And so the grand-stands make a brilliant and wonderful spectacle, a delirium of color, a vision of beauty. The champagne flows, everybody is vivacious, excited, happy; everybody bets, and gloves and fortunes change hands right along, all the time. Day after day the races go on, and the fun and the excitement are kept at white heat; and when each day is done, the people dance all night so as to be fresh for the race in the morning. And at the end of the great week the swarms secure lodgings and transportation for next year, then flock away to their remote homes and count their gains and losses, and order next year's Cup-clothes, and then lie down and sleep two weeks, and get up sorry to reflect that a whole year must be put in somehow or other before they can be wholly happy again.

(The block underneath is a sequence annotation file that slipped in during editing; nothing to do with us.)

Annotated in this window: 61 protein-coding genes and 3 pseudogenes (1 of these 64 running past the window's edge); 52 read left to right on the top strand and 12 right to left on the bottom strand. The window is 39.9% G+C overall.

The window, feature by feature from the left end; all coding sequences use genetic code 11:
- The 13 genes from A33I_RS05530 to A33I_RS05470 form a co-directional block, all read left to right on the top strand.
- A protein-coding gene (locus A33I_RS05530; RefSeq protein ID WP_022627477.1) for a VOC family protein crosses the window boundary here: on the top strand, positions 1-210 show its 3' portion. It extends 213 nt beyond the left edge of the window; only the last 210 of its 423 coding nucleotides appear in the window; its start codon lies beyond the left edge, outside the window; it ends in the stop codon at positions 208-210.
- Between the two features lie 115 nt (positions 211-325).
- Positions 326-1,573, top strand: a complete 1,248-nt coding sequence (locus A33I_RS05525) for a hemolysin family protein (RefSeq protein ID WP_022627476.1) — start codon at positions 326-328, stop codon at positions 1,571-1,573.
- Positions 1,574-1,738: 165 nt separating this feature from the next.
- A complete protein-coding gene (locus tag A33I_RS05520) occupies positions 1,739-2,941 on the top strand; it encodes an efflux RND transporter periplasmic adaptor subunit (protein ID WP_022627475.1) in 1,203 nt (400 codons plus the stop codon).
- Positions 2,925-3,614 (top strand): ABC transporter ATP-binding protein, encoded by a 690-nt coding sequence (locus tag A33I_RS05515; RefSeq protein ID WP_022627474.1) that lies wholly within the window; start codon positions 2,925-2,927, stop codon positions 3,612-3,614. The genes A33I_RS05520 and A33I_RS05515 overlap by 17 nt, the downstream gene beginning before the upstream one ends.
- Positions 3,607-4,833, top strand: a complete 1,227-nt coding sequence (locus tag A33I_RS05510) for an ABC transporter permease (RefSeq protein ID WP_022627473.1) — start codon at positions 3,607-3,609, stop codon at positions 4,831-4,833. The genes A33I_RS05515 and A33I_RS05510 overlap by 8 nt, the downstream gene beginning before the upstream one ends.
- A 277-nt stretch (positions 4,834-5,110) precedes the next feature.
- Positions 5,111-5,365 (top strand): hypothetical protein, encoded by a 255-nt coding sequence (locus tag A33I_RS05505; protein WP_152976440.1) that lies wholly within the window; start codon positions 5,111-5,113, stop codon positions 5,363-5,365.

The Melbourne Cup is the Australasian National Day. It would be difficult to overstate its importance. It overshadows all other holidays and specialized days of whatever sort in that congeries of colonies. Overshadows them? I might almost say it blots them out. Each of them gets attention, but not everybody's; each of them evokes interest, but not everybody's; each of them rouses enthusiasm, but not everybody's; in each case a part of the attention, interest, and enthusiasm is a matter of habit and custom, and another part of it is official and perfunctory. Cup Day, and Cup Day only, commands an attention, an interest, and an enthusiasm which are universal—and spontaneous, not perfunctory. Cup Day is supreme—it has no rival. I can call to mind no specialized annual day, in any country, which can be named by that large name—Supreme. I can call to mind no specialized annual day, in any country, whose approach fires the whole land with a conflagration of conversation and preparation and anticipation and jubilation. No day save this one; but this one does it.